tion date are entered, then this Lexile measure is used as the student’s Reader Measure.
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Scholastic Reading Inventory
52
The Reader Measure is adjusted based on the amount of growth expected per month since
the prior test was administered. The amount of growth expected in Lexiles per month
is based on research by MetaMetrics, Inc. related to cross-sectional norms. If the teacher
enters an estimated reading level, then the Lexile measure associated with each percentile
for the grade is used as the student’s Reader Measure. Teachers can enter the following
estimated reading levels: far below grade level (5th percentile), below grade level (25th
percentile), on grade level (50th percentile), above grade level (75th percentile), and far
above grade level (95th percentile).
Initial uncertainties (sigma ) are determined by a prior Reader Measure (if available),
when the measure was collected, and the reliability of the measure. If a prior Reader
Measure is unavailable or if teacher estimation is the basis of the prior Reader Measure,
then maximum uncertainty (225L) is assumed. This value is based on prior research
conducted by MetaMetrics, Inc. (2006a). If a prior Reader Measure is available, then the
elapsed time, measured in months, is used to prorate the maximum uncertainty associated
with three years of elapsed time.
If the administration is the student’s  rst time interacting with SRI, three practice items
are presented. The practice items are selected at the 10th percentile for the grade level.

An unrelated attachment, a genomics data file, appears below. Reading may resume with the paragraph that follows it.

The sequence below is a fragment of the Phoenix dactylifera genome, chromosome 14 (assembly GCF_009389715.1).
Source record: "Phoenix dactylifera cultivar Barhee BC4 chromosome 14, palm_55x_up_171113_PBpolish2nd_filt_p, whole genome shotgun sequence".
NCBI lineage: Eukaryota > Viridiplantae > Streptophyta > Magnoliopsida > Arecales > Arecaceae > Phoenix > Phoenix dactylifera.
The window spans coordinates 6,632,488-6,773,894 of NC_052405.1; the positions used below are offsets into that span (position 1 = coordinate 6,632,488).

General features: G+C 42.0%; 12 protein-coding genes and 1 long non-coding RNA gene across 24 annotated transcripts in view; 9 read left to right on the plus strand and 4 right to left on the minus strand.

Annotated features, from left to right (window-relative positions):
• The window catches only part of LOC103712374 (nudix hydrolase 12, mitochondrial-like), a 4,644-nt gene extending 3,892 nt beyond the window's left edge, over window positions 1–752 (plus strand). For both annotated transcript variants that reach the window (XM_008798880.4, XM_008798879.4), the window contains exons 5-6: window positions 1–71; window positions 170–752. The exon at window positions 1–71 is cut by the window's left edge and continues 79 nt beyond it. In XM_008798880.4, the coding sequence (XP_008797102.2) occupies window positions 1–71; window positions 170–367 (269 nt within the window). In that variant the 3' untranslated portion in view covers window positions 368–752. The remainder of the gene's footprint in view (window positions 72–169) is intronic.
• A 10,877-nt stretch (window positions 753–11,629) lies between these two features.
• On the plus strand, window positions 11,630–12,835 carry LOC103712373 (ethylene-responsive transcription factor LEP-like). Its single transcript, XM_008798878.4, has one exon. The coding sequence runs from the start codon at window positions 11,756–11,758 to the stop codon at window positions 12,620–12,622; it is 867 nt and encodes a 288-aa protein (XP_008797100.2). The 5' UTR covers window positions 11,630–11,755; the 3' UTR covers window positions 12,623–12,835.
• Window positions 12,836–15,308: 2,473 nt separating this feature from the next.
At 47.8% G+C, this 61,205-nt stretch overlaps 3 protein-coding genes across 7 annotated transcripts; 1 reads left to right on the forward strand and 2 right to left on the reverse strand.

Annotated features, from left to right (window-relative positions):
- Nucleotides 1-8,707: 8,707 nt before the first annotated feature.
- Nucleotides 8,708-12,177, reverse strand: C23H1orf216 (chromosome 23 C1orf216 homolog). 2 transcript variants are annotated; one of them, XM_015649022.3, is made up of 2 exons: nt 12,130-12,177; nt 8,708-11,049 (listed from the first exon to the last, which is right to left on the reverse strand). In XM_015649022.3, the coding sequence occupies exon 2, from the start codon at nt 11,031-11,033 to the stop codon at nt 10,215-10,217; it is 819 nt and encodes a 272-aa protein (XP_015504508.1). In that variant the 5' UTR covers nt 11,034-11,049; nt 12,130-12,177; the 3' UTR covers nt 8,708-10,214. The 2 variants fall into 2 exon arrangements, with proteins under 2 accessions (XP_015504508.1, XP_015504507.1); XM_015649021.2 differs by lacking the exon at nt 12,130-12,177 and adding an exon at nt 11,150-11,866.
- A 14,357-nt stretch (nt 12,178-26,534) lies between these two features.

The practice items are not counted in the student’s score; their purpose is solely to
familiarize the student with the embedded completion item format and the test’s internal
navigation.
If the student is enrolled in middle or high school (Grade 7 or above) and no prior reading
ability information (i.e., other test scores or teacher estimate) is provided, a short Locator Test is
administered. The purpose of the Locator Test is to ensure that students who read signi cantly
below grade level receive a valid Lexile measure from the  rst administration of SRI. When
a student is initially mis-targeted, it is di cult for the algorithm to produce a valid Lexile
measure given the logistical parameters of the program. The items administered as the Locator
Test are 500L below the “on grade level” (50th percentile) estimated reading level.
For subsequent administrations of SRI, the Reader Measure and uncertainty are the prior
values adjusted for time. The Reader Measure is adjusted based on the amount of growth
expected per month during the elapsed time. The elapsed time (measured in months) is
used to prorate the maximum uncertainty associated with three years of elapsed time.
The second phase, Step, controls the selection of questions presented to the student.
Figure 7 presents a  owchart of the “step” phase of SRI.
If only the student’s grade level was input during the  rst phase, then the student is
presented with a question that has a Lexile measure at the 50th percentile for his or her
grade. If more information about the student’s reading ability was input during the  rst